Beer is flavoursome, diverse and delicious. From Golden to dark, fruity to roasted, it can be just the thing to go with a delicious plate of food. Beer can match every dish on the menu because of its vast range of aromas, flavours and textures. So, fire up the BBQ and discover some wonderful beer and food pairings to wow your palate.
The key to beer and food pairing is the three C’s, cut, complement and contrast.
Cut – Beers that rip through the flavour or oiliness of the food, through their carbonation or bitterness. The carbonation cleanses the palate, ready for the next bite.
Complement – Beers with flavours that complement similar flavours of the food, delivering the perfect match.
Contrast – Beers with flavours that offer contrasting flavours to the food. For example, sweet and salty.
The simplest of the three and therefore a good place to start is to find flavours that ‘complement’ each other and marry together to form a balanced whole. When you do this, you can elevate the overall flavour of what you are eating and drinking to really heighten the flavours and texture of both the beer and the dish. Complimentary pairings include two parts that share a similar flavour or aroma. So, a sweet and fruity dessert would pair perfectly with a beer that had that same fruit flavour or a bowl of nuts would taste great alongside a brown ale with a nutty character. Think about when you sit down for your favourite Italian mean, you reach for the red wine which complements the rich meaty flavour of the bolognese so don’t be scared to reach for a beer instead!
Barbecue food is delicious and full of texture. The vegetables have a sweet, charred flavour, sausages are filled with herbs and spices, the rich flavour of lamb chops and steak, ribs are sticky and sweet and the lighter flavours of fish and chicken. With such a range of complex, deep, and varied flavours, what better drink to enjoy alongside it than a beer? Now, we know that we can’t find meaty flavoured beers or ones that taste of grilled courgette so here developing contrasting and pairings that ‘cut’ is key. They can be a little trickier but the rewards when you discover that pairing can be a very rewarding and tasty experience! One way that this can be achieved is by pairing food and beers of opposite weights. If you were sitting down to a filling dish, such as risotto, you may benefit from opting for a beer that is lighter in character and body so therefore it isn’t an overall struggle to stomach together. A lighter beer can be a quenching and refreshing palate cleanser between mouthfuls. You have to be more cautious the other way around, as bold darker, robust ales can overpower lighter dishes. For example, a porter would not sit well alongside a salad. The roasted flavours would overpower the delicate flavour of the leaves and grains, however, one of the worlds most long-standing and wonderful pairings is a porter served with oysters with the sweet and saltiness of the oyster being offset by the dry, roasted flavours in the beer.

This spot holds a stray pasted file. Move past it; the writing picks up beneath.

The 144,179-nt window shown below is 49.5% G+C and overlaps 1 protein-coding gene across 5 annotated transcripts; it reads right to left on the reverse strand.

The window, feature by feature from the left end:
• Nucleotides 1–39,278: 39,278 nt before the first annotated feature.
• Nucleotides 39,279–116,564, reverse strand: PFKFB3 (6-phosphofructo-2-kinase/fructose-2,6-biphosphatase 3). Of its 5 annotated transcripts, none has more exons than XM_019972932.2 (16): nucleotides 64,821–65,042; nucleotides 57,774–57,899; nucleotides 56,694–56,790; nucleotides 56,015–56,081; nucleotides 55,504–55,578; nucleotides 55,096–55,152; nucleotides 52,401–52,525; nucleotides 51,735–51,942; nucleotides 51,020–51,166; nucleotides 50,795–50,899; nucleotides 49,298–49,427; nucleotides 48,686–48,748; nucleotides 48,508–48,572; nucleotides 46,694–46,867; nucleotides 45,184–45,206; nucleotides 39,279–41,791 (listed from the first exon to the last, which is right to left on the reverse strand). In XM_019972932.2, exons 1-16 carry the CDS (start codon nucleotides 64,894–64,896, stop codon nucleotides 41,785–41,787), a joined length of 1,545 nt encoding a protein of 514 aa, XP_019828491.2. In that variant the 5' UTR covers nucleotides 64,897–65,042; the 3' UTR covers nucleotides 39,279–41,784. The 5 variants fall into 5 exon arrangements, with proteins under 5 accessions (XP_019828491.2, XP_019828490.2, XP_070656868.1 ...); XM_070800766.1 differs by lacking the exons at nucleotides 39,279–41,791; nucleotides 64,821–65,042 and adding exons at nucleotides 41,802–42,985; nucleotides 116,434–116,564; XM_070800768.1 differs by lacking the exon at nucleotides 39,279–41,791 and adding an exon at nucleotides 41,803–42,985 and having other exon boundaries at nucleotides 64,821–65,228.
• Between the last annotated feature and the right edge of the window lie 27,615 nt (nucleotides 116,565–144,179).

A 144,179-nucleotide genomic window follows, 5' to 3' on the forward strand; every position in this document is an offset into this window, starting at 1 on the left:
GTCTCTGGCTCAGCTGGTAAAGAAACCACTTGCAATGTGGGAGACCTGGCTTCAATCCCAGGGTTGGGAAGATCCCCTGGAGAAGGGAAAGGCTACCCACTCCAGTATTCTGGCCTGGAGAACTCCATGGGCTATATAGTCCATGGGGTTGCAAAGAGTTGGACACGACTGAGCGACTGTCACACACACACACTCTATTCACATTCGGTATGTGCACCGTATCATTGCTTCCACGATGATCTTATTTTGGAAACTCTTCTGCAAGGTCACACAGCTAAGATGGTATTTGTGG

The bitterness found from the hops can cut through the rich, juicy flavours in the meat. When you enjoy a burger, it may be spicy or covered in cheese or garnished with sweet gherkins. Here the sweet, roasted, toasted malt flavours in the beer will complement the meat and garnishes. The dark malts in beer have subtle, smoky notes that also work well with the chargrilled flavours. The carbonation cuts through the dense, rich textures and cleanses the palate after each bite. So whatever you choose to eat you’ll find a wonderful partnership with beer.
Not all your matches may be perfect, but a little effort goes a long way, so start exploring those different flavours and enjoy a world of discovery and sharing with family and friends.
Some combinations to try:
- Smoked fish and Beacon Hill - Smoked fish with accompaniments of pickles and dill can have many complex flavours, so a lighter beer would work well that doesn’t fight against these flavours.
- Burgers and Tiger - Tiger pairs well with the rich, meaty texture of burgers, the spiced hop character elevates the herbs and spices in the meat.
- Steak and Old Original - For bolder flavours, Old Original works well. Its rich winey character harmonizes with the rich flavour of the meat for an indulgent pairing
- Chargrilled vegetables or prawns and Subchaser - Sunchaser, which is light in character with subtle lemon and zesty flavours pairs wonderfully with prawns with it having contrasting flavours. The refreshing, citrus flavour is the perfect palate cleanser for charred vegetables, cutting through the flavour with a delicate sweetness.
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